Fears rise over higher interest rates, tail risk.
According to Allianz Global Investors, institutional investors across the world are most concerned about tail risk
and rising interest rates as they begin to position their portfolios for the end of ultra-loose monetary policy in developed markets.
That is one of the key findings from Allianz Global Investors’ survey of nearly 400 senior decision makers at institutional investors from 41 countries around the world.
While only a minority of respondents expect interest rates to rise towards their long-term historical averages before 2015, rising interest rates and tail risk are seen as most prevalent economic risk factors affecting investment performance over the next three years.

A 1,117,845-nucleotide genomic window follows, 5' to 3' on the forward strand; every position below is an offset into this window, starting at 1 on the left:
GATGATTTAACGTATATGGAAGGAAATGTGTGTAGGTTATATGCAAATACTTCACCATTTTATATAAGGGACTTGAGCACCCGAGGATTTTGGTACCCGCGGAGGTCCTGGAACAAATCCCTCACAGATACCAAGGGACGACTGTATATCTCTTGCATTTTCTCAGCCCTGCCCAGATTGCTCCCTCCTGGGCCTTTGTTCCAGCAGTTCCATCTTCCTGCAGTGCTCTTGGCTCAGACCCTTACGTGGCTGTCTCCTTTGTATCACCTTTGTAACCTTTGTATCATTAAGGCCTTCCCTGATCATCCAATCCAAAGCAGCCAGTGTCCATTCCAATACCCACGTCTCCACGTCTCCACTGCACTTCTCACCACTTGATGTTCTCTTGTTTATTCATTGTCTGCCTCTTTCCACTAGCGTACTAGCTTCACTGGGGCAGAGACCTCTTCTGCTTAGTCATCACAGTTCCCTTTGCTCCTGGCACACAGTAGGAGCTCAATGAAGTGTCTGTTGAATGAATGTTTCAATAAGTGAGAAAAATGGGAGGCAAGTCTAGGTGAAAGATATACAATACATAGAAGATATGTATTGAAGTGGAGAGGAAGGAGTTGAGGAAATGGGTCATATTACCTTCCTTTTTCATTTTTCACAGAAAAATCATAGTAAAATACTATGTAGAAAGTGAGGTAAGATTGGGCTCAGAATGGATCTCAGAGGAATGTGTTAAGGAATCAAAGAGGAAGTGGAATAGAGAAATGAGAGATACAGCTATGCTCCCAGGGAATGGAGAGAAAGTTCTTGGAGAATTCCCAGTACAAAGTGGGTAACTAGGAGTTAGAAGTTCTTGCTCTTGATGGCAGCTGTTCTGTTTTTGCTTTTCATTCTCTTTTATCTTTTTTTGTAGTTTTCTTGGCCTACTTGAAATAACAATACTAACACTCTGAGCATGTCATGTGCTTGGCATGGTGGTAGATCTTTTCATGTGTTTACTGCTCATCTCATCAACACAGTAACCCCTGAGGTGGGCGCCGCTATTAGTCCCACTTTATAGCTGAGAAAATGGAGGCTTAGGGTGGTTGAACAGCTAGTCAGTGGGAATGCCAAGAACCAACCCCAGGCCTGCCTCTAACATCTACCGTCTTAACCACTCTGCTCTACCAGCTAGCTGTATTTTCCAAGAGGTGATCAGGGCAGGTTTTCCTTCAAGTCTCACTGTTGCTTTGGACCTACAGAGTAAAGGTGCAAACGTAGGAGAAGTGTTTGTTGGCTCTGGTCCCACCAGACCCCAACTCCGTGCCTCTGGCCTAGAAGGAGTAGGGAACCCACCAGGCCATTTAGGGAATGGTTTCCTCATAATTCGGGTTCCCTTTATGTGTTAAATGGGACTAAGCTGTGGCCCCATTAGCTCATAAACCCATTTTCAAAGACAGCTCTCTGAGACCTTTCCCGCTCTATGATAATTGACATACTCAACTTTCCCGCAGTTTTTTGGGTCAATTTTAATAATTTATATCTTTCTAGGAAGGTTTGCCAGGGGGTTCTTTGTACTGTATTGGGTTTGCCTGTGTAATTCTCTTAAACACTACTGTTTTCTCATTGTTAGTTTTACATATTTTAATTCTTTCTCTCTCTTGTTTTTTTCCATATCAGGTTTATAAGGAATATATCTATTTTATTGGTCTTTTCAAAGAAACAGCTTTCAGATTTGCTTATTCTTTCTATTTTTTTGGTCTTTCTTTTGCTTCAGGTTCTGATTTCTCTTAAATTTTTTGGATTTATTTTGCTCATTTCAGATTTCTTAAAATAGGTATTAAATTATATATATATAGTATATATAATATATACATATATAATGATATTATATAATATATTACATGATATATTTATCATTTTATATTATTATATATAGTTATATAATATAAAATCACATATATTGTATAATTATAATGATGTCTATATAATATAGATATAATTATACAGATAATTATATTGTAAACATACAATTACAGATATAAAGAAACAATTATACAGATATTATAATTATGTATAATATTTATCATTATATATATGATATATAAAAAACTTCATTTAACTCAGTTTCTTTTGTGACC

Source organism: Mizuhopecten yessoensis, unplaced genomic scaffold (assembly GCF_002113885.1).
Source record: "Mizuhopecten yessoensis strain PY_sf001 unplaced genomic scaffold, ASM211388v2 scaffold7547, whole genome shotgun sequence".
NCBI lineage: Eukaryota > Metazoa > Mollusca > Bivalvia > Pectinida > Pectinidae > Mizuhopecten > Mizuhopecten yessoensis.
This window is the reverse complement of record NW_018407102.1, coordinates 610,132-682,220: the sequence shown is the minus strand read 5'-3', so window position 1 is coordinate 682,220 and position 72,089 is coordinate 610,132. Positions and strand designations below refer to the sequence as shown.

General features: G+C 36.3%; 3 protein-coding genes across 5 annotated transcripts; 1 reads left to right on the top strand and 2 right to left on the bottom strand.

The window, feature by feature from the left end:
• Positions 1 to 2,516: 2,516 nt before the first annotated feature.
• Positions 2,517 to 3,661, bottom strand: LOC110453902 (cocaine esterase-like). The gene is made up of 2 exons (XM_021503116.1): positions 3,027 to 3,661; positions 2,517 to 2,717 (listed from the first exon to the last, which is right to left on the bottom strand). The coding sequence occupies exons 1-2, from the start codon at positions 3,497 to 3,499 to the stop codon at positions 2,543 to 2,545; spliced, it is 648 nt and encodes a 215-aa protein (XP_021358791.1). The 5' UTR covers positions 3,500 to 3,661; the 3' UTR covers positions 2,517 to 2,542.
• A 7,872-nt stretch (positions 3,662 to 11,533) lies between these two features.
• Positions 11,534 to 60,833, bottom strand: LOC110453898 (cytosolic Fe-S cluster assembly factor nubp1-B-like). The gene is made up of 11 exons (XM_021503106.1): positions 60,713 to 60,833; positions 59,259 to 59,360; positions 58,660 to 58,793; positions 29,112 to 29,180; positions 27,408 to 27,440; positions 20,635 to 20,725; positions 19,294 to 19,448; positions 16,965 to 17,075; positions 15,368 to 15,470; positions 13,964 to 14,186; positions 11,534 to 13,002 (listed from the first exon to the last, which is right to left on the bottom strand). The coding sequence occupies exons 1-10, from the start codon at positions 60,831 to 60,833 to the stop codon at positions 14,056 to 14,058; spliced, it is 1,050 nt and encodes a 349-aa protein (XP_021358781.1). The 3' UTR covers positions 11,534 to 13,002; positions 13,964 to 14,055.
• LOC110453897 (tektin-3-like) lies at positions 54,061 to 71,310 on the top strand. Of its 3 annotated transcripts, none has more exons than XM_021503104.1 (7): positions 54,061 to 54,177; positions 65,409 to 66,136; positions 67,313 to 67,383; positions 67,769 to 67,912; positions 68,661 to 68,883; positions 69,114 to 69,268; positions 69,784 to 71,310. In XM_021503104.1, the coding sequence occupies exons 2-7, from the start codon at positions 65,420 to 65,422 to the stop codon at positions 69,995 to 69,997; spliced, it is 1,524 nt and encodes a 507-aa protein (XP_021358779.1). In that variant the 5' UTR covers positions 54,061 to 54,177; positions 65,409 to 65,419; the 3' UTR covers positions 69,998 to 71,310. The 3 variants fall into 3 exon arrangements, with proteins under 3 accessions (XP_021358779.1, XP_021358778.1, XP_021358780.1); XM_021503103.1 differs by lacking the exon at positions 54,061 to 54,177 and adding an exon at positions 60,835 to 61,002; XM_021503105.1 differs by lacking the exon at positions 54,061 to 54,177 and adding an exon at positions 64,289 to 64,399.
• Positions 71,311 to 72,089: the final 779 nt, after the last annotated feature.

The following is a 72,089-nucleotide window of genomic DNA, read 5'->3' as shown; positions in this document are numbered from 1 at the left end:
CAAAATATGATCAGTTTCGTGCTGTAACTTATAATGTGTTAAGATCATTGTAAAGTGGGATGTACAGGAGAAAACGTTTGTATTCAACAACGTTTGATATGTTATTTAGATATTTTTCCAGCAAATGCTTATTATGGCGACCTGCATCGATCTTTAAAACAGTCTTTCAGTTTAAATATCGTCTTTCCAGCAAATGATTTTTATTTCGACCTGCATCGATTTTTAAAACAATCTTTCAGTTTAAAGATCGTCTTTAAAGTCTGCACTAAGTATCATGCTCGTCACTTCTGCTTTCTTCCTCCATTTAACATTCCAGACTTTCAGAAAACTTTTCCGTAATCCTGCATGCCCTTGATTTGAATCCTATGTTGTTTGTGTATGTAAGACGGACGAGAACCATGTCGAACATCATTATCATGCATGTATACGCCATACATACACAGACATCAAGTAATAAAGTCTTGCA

A quarter of investors see rising interest rates as a “great risk” and further 31 per cent see this as a “considerable risk”.
Likewise, 20 per cent of respondents describe tail risk as great and an additional 39 per cent view it as considerable.
Low interest rates are also likely to increase near-term GDP growth according to nearly 60% of the respondents, but central banks’ monetary policy also has its downsides. 53% of Asia Pacific respondents expect inflation to rise and anticipate an increase in systemic risk, and 42% foresee financial market getting unstable as a consequence of the ultra-loose monetary policy of recent years.
Investors also recognise the double-edged nature of loose monetary policy with 59 per cent of the respondents believing that the actions of central banks have stimulated short-term GDP growth while nearly as many see an increase in inflation (57 per cent), an increase in systemic risk (55 per cent) and a deterioration in the health of the retirement savings system (54 per cent) as side effects.
Over two thirds of investors (68 per cent) believe that the monetary policies of developed nations in the past five years have increased the risk of abnormal price distortions in the fixed income market.
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